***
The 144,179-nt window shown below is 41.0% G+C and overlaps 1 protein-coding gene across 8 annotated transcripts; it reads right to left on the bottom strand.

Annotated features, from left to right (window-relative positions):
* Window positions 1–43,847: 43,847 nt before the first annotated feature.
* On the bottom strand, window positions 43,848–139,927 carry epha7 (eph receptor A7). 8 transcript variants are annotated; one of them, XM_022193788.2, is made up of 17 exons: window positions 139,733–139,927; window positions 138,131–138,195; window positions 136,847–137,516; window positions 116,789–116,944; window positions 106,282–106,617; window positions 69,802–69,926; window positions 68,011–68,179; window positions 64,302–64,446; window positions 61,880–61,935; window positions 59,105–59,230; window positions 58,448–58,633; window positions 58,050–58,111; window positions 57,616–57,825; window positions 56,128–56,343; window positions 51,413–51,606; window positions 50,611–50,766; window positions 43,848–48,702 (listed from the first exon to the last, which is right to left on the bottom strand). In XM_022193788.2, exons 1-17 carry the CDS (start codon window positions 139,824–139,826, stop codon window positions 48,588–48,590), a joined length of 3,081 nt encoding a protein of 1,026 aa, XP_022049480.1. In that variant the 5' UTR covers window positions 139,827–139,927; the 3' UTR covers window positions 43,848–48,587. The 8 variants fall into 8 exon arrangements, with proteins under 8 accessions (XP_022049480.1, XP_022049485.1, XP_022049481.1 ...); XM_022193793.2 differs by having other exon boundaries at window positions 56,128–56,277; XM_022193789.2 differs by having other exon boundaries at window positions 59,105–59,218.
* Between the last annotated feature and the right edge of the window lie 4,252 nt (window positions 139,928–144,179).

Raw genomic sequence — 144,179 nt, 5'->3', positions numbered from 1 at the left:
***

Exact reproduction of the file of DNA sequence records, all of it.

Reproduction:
The 144,179-nt window shown below is 41.0% G+C and overlaps 1 protein-coding gene across 8 annotated transcripts; it reads right to left on the bottom strand.

Annotated features, from left to right (window-relative positions):
* Window positions 1–43,847: 43,847 nt before the first annotated feature.
* On the bottom strand, window positions 43,848–139,927 carry epha7 (eph receptor A7). 8 transcript variants are annotated; one of them, XM_022193788.2, is made up of 17 exons: window positions 139,733–139,927; window positions 138,131–138,195; window positions 136,847–137,516; window positions 116,789–116,944; window positions 106,282–106,617; window positions 69,802–69,926; window positions 68,011–68,179; window positions 64,302–64,446; window positions 61,880–61,935; window positions 59,105–59,230; window positions 58,448–58,633; window positions 58,050–58,111; window positions 57,616–57,825; window positions 56,128–56,343; window positions 51,413–51,606; window positions 50,611–50,766; window positions 43,848–48,702 (listed from the first exon to the last, which is right to left on the bottom strand). In XM_022193788.2, exons 1-17 carry the CDS (start codon window positions 139,824–139,826, stop codon window positions 48,588–48,590), a joined length of 3,081 nt encoding a protein of 1,026 aa, XP_022049480.1. In that variant the 5' UTR covers window positions 139,827–139,927; the 3' UTR covers window positions 43,848–48,587. The 8 variants fall into 8 exon arrangements, with proteins under 8 accessions (XP_022049480.1, XP_022049485.1, XP_022049481.1 ...); XM_022193793.2 differs by having other exon boundaries at window positions 56,128–56,277; XM_022193789.2 differs by having other exon boundaries at window positions 59,105–59,218.
* Between the last annotated feature and the right edge of the window lie 4,252 nt (window positions 139,928–144,179).

Raw genomic sequence — 144,179 nt, 5'->3', positions numbered from 1 at the left: